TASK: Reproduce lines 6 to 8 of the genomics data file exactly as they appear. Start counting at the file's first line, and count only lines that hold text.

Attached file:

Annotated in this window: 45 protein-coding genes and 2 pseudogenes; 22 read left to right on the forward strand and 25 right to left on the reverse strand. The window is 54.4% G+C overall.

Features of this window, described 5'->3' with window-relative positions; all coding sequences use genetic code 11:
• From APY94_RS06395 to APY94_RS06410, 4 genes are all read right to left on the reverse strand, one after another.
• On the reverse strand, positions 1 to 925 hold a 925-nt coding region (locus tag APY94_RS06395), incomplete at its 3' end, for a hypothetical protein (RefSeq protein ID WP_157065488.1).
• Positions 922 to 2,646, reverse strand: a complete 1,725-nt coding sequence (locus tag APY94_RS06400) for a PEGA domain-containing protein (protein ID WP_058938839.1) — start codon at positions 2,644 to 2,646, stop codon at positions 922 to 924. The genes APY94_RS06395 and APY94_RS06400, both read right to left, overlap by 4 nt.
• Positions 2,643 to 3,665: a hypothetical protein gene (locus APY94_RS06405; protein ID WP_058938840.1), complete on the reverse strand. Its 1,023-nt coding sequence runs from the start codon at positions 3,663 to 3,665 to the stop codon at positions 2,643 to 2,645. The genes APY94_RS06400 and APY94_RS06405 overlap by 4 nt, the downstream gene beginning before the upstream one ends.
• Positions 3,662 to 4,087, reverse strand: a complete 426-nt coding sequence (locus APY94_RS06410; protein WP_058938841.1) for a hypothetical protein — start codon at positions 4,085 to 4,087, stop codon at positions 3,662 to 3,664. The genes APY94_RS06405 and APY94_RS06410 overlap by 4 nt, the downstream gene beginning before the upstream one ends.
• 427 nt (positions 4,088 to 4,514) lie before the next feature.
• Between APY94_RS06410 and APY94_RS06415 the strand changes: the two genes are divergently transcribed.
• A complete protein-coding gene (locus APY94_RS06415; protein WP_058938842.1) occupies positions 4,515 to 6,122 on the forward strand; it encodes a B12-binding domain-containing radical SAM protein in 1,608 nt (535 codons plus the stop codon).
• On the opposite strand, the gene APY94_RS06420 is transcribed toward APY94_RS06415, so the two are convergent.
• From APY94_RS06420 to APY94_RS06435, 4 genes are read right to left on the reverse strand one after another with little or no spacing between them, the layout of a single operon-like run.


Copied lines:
• Positions 2,643 to 3,665: a hypothetical protein gene (locus APY94_RS06405; protein ID WP_058938840.1), complete on the reverse strand. Its 1,023-nt coding sequence runs from the start codon at positions 3,663 to 3,665 to the stop codon at positions 2,643 to 2,645. The genes APY94_RS06400 and APY94_RS06405 overlap by 4 nt, the downstream gene beginning before the upstream one ends.
• Positions 3,662 to 4,087, reverse strand: a complete 426-nt coding sequence (locus APY94_RS06410; protein WP_058938841.1) for a hypothetical protein — start codon at positions 4,085 to 4,087, stop codon at positions 3,662 to 3,664. The genes APY94_RS06405 and APY94_RS06410 overlap by 4 nt, the downstream gene beginning before the upstream one ends.
• 427 nt (positions 4,088 to 4,514) lie before the next feature.